COVID19 and some health problems have grounded me at home in the Barossa Valley of South Australia for the foreseeable future. There is more to Jetlagjane than the ability to write about far-flung and interesting places. I can also be a bit of a homebody. The Barossa is the natural habitat for foodie types and wine-lovers. There are plenty of blogs about the lovely food here, my favourite being Sophie Zakola’s blog. She is super fastidious and fancy and clever and inventive. I am just a home cook who likes to share ideas that work!
Leftover vegetable bits (peel, the knobbly ends etc) can be easily made into vegetable stock. I love soups and risottos with it- it can also be frozen. I really don’t like powdered vegetable stock and the liquid one is waaaay too expensive. The base of it is some onions (brown best as the skin gives the stock a deeper colour) and garlic and it’s best if the mixture has some carrots and celery. Avoid using potato peel as it makes the stock cloudy and starchy. After it is made, the sludgy leftovers go into the chook bucket and taken to a friend who has chickens- and if we are lucky we might get some eggs in return!
It fits the new normal of trying to be frugal and not waste food. After all our adventures and travelling and eating out it is quite the tonic to have to think about preparing all our meals. Vegetable stock is very cheap to make except for the special ingredient- a glass of white wine- because when I open the bottle I can’t let it go off so better drink it all. With all the vegetables we prepare each day I can probably make a batch every day but J and E aren’t keen on the subsequent lunch-time soup as often as I am, so I need to restrain myself.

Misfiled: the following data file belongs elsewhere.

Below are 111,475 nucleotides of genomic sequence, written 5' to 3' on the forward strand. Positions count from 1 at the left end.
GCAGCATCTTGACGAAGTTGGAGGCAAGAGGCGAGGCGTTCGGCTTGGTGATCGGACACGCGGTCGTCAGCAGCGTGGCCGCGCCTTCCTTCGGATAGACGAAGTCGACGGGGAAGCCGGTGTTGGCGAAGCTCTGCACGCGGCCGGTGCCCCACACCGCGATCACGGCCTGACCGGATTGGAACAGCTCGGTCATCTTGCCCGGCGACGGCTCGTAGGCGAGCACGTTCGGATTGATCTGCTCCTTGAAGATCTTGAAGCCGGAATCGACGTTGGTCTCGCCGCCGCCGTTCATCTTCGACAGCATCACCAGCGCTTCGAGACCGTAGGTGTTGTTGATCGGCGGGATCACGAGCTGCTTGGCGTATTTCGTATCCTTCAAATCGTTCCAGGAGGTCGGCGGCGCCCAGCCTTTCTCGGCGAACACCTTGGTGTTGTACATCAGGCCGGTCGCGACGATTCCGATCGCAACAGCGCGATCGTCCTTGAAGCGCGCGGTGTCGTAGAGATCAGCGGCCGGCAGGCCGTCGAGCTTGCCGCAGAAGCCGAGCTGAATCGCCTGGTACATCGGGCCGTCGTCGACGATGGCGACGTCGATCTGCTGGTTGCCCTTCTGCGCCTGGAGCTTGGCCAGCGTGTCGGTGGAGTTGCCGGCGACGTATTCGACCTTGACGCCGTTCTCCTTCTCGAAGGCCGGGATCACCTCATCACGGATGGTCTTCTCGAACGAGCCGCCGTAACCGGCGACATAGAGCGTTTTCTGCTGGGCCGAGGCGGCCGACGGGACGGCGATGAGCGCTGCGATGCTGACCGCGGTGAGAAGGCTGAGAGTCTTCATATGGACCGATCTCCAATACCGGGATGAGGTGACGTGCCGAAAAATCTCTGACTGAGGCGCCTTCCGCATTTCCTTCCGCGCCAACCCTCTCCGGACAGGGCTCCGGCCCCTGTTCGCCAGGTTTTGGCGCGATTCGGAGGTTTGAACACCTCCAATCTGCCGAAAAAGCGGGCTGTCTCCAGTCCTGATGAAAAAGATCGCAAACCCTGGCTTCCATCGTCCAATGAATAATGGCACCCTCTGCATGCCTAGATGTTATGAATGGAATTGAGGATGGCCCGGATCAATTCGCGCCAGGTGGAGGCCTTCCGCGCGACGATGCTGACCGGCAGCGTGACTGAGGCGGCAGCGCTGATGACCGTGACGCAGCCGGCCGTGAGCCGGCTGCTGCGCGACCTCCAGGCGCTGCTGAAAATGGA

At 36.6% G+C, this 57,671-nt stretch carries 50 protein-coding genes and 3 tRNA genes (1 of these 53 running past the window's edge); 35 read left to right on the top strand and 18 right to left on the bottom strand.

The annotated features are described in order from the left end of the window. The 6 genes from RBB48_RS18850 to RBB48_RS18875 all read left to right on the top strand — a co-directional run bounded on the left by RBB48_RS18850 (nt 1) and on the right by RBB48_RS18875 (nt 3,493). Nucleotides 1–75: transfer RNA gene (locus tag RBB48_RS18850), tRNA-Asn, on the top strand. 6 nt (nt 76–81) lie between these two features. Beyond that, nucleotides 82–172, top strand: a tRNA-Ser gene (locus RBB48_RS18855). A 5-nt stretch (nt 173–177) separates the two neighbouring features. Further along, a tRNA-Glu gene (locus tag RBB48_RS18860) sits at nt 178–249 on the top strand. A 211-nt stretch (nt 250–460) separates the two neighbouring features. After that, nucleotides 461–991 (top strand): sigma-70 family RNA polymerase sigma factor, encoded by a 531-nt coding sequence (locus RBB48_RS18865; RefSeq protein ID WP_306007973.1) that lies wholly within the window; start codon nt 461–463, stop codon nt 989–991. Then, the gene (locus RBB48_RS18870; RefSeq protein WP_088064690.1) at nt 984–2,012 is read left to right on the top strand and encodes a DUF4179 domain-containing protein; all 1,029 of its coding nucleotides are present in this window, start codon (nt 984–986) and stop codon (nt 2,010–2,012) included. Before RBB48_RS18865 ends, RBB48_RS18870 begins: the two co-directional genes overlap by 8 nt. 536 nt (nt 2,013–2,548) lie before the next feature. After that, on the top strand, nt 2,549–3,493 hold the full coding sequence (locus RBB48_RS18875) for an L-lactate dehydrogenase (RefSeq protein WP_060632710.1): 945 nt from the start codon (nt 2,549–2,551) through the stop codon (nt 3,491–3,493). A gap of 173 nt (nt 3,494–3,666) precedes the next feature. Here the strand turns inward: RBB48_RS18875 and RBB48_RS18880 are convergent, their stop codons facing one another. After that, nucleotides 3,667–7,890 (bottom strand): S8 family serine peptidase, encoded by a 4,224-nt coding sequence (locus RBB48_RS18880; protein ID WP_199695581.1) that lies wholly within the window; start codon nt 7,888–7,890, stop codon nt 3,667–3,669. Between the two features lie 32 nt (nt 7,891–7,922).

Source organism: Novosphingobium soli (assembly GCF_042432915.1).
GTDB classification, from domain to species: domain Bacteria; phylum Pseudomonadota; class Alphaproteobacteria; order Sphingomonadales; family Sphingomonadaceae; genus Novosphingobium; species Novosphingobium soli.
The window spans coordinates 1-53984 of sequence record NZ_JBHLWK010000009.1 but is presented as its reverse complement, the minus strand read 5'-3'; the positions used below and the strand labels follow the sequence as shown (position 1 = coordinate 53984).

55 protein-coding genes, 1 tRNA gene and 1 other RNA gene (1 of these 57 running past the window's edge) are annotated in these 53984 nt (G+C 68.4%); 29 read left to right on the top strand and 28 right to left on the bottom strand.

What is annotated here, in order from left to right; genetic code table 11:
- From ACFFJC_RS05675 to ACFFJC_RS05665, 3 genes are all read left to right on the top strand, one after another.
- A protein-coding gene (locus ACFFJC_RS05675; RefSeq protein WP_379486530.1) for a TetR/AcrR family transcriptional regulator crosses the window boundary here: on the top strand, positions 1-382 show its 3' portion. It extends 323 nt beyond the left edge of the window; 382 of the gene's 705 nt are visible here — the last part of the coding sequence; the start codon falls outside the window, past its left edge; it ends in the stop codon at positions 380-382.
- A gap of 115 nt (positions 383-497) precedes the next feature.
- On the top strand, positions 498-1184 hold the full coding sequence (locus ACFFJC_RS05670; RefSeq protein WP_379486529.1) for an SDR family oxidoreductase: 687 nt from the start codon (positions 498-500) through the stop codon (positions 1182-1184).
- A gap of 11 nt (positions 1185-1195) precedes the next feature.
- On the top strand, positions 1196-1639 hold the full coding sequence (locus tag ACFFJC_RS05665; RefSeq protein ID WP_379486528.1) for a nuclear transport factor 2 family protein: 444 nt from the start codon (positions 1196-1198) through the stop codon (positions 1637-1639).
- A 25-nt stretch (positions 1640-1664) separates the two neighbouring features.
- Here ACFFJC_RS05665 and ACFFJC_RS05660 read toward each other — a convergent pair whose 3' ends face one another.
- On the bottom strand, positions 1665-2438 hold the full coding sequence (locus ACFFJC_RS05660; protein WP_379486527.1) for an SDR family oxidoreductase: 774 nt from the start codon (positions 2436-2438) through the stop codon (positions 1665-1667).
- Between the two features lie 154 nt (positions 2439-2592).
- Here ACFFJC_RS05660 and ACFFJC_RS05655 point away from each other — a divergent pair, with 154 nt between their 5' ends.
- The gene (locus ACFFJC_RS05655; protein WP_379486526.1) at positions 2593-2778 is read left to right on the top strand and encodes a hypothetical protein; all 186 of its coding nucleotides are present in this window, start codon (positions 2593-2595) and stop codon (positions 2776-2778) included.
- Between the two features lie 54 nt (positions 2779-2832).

This basic recipe is based on my favourite celebrity chef’s- Awesome Ramsay (E calls him Boredom Ramsay-RUDE!) idea from his book Ultimate Home Cooking.
All you have to do is cover chopped onions, carrot and celery and as much garlic as you can like (half a head is a good guide for a big pot) with water, season it and simmer for half an hour. Yesterday I used the woody bits of asparagus and the ends of some ready to expire zucchini and it worked really well. Then add a glass of white wine and a small bundle of herbs (Parsley, thyme, tarragon etc- a sprig of rosemary also good but don’t over do it!) and leave to cool overnight. Or while you are polishing off that bottle of white wine with some triple cream brie. Then strain before using. A dash of Worcestershire sauce is not officially condoned by Mr Ramsay or proper vegetarians but I like the colour and the intensity of the flavour. It keeps for 5 days in the fridge.